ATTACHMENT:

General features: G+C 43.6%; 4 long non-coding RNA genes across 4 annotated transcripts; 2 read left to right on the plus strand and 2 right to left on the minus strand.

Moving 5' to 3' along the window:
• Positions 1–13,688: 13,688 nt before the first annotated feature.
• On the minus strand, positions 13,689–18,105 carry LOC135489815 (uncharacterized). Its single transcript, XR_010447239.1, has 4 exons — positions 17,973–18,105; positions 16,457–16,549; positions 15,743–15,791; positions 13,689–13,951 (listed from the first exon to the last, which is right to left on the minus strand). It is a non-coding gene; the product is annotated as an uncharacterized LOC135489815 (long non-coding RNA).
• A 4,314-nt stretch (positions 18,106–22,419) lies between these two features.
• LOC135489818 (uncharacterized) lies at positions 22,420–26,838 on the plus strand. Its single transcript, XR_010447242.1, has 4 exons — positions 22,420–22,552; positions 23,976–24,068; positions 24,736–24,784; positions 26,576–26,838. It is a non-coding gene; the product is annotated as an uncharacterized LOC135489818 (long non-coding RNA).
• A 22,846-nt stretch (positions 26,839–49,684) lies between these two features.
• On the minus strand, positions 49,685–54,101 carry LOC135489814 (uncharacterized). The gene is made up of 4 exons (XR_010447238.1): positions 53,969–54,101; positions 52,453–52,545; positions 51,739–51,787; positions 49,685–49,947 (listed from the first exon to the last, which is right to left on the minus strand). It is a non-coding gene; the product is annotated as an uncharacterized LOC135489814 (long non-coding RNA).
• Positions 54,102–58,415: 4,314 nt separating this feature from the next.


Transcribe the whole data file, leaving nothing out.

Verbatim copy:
General features: G+C 43.6%; 4 long non-coding RNA genes across 4 annotated transcripts; 2 read left to right on the plus strand and 2 right to left on the minus strand.

Moving 5' to 3' along the window:
• Positions 1–13,688: 13,688 nt before the first annotated feature.
• On the minus strand, positions 13,689–18,105 carry LOC135489815 (uncharacterized). Its single transcript, XR_010447239.1, has 4 exons — positions 17,973–18,105; positions 16,457–16,549; positions 15,743–15,791; positions 13,689–13,951 (listed from the first exon to the last, which is right to left on the minus strand). It is a non-coding gene; the product is annotated as an uncharacterized LOC135489815 (long non-coding RNA).
• A 4,314-nt stretch (positions 18,106–22,419) lies between these two features.
• LOC135489818 (uncharacterized) lies at positions 22,420–26,838 on the plus strand. Its single transcript, XR_010447242.1, has 4 exons — positions 22,420–22,552; positions 23,976–24,068; positions 24,736–24,784; positions 26,576–26,838. It is a non-coding gene; the product is annotated as an uncharacterized LOC135489818 (long non-coding RNA).
• A 22,846-nt stretch (positions 26,839–49,684) lies between these two features.
• On the minus strand, positions 49,685–54,101 carry LOC135489814 (uncharacterized). The gene is made up of 4 exons (XR_010447238.1): positions 53,969–54,101; positions 52,453–52,545; positions 51,739–51,787; positions 49,685–49,947 (listed from the first exon to the last, which is right to left on the minus strand). It is a non-coding gene; the product is annotated as an uncharacterized LOC135489814 (long non-coding RNA).
• Positions 54,102–58,415: 4,314 nt separating this feature from the next.